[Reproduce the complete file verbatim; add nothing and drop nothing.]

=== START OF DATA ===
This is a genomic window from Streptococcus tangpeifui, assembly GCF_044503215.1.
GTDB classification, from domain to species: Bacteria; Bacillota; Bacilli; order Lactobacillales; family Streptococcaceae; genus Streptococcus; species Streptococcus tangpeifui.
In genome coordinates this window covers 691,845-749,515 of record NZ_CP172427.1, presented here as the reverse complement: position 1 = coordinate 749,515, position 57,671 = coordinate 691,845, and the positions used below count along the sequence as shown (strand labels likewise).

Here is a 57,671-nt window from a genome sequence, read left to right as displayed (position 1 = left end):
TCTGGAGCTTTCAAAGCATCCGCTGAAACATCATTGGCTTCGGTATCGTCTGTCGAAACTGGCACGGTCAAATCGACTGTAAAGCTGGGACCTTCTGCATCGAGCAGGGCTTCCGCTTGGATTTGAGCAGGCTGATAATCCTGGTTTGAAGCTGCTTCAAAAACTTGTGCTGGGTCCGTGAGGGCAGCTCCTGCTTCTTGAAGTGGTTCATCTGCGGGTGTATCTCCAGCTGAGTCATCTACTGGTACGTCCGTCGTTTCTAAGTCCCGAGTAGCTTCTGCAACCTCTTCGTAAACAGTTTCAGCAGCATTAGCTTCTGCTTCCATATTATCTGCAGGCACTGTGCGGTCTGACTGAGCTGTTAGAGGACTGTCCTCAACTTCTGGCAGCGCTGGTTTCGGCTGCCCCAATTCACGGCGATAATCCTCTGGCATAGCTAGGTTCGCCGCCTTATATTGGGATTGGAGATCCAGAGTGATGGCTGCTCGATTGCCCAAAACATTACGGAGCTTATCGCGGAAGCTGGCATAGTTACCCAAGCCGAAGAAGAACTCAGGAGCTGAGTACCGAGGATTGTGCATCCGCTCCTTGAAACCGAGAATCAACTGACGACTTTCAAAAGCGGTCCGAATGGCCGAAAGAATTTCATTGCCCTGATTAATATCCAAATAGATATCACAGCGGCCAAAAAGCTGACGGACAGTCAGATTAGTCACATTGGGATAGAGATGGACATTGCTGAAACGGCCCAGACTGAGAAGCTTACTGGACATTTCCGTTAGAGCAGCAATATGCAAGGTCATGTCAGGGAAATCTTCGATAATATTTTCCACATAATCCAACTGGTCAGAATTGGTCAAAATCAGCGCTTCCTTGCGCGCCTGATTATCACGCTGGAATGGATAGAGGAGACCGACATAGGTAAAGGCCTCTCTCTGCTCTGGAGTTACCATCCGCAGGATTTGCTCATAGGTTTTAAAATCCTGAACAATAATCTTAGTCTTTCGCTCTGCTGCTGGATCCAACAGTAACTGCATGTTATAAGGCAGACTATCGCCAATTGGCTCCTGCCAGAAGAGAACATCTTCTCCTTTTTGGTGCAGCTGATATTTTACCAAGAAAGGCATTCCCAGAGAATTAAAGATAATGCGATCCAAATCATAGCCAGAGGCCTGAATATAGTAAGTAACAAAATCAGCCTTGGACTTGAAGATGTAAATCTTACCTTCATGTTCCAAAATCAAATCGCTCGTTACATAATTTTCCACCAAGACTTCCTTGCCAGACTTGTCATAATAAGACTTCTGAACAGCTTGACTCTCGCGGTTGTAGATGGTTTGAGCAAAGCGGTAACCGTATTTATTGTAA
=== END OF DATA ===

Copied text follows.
This is a genomic window from Streptococcus tangpeifui, assembly GCF_044503215.1.
GTDB classification, from domain to species: Bacteria; Bacillota; Bacilli; order Lactobacillales; family Streptococcaceae; genus Streptococcus; species Streptococcus tangpeifui.
In genome coordinates this window covers 691,845-749,515 of record NZ_CP172427.1, presented here as the reverse complement: position 1 = coordinate 749,515, position 57,671 = coordinate 691,845, and the positions used below count along the sequence as shown (strand labels likewise).

Here is a 57,671-nt window from a genome sequence, read left to right as displayed (position 1 = left end):
TCTGGAGCTTTCAAAGCATCCGCTGAAACATCATTGGCTTCGGTATCGTCTGTCGAAACTGGCACGGTCAAATCGACTGTAAAGCTGGGACCTTCTGCATCGAGCAGGGCTTCCGCTTGGATTTGAGCAGGCTGATAATCCTGGTTTGAAGCTGCTTCAAAAACTTGTGCTGGGTCCGTGAGGGCAGCTCCTGCTTCTTGAAGTGGTTCATCTGCGGGTGTATCTCCAGCTGAGTCATCTACTGGTACGTCCGTCGTTTCTAAGTCCCGAGTAGCTTCTGCAACCTCTTCGTAAACAGTTTCAGCAGCATTAGCTTCTGCTTCCATATTATCTGCAGGCACTGTGCGGTCTGACTGAGCTGTTAGAGGACTGTCCTCAACTTCTGGCAGCGCTGGTTTCGGCTGCCCCAATTCACGGCGATAATCCTCTGGCATAGCTAGGTTCGCCGCCTTATATTGGGATTGGAGATCCAGAGTGATGGCTGCTCGATTGCCCAAAACATTACGGAGCTTATCGCGGAAGCTGGCATAGTTACCCAAGCCGAAGAAGAACTCAGGAGCTGAGTACCGAGGATTGTGCATCCGCTCCTTGAAACCGAGAATCAACTGACGACTTTCAAAAGCGGTCCGAATGGCCGAAAGAATTTCATTGCCCTGATTAATATCCAAATAGATATCACAGCGGCCAAAAAGCTGACGGACAGTCAGATTAGTCACATTGGGATAGAGATGGACATTGCTGAAACGGCCCAGACTGAGAAGCTTACTGGACATTTCCGTTAGAGCAGCAATATGCAAGGTCATGTCAGGGAAATCTTCGATAATATTTTCCACATAATCCAACTGGTCAGAATTGGTCAAAATCAGCGCTTCCTTGCGCGCCTGATTATCACGCTGGAATGGATAGAGGAGACCGACATAGGTAAAGGCCTCTCTCTGCTCTGGAGTTACCATCCGCAGGATTTGCTCATAGGTTTTAAAATCCTGAACAATAATCTTAGTCTTTCGCTCTGCTGCTGGATCCAACAGTAACTGCATGTTATAAGGCAGACTATCGCCAATTGGCTCCTGCCAGAAGAGAACATCTTCTCCTTTTTGGTGCAGCTGATATTTTACCAAGAAAGGCATTCCCAGAGAATTAAAGATAATGCGATCCAAATCATAGCCAGAGGCCTGAATATAGTAAGTAACAAAATCAGCCTTGGACTTGAAGATGTAAATCTTACCTTCATGTTCCAAAATCAAATCGCTCGTTACATAATTTTCCACCAAGACTTCCTTGCCAGACTTGTCATAATAAGACTTCTGAACAGCTTGACTCTCGCGGTTGTAGATGGTTTGAGCAAAGCGGTAACCGTATTTATTGTAA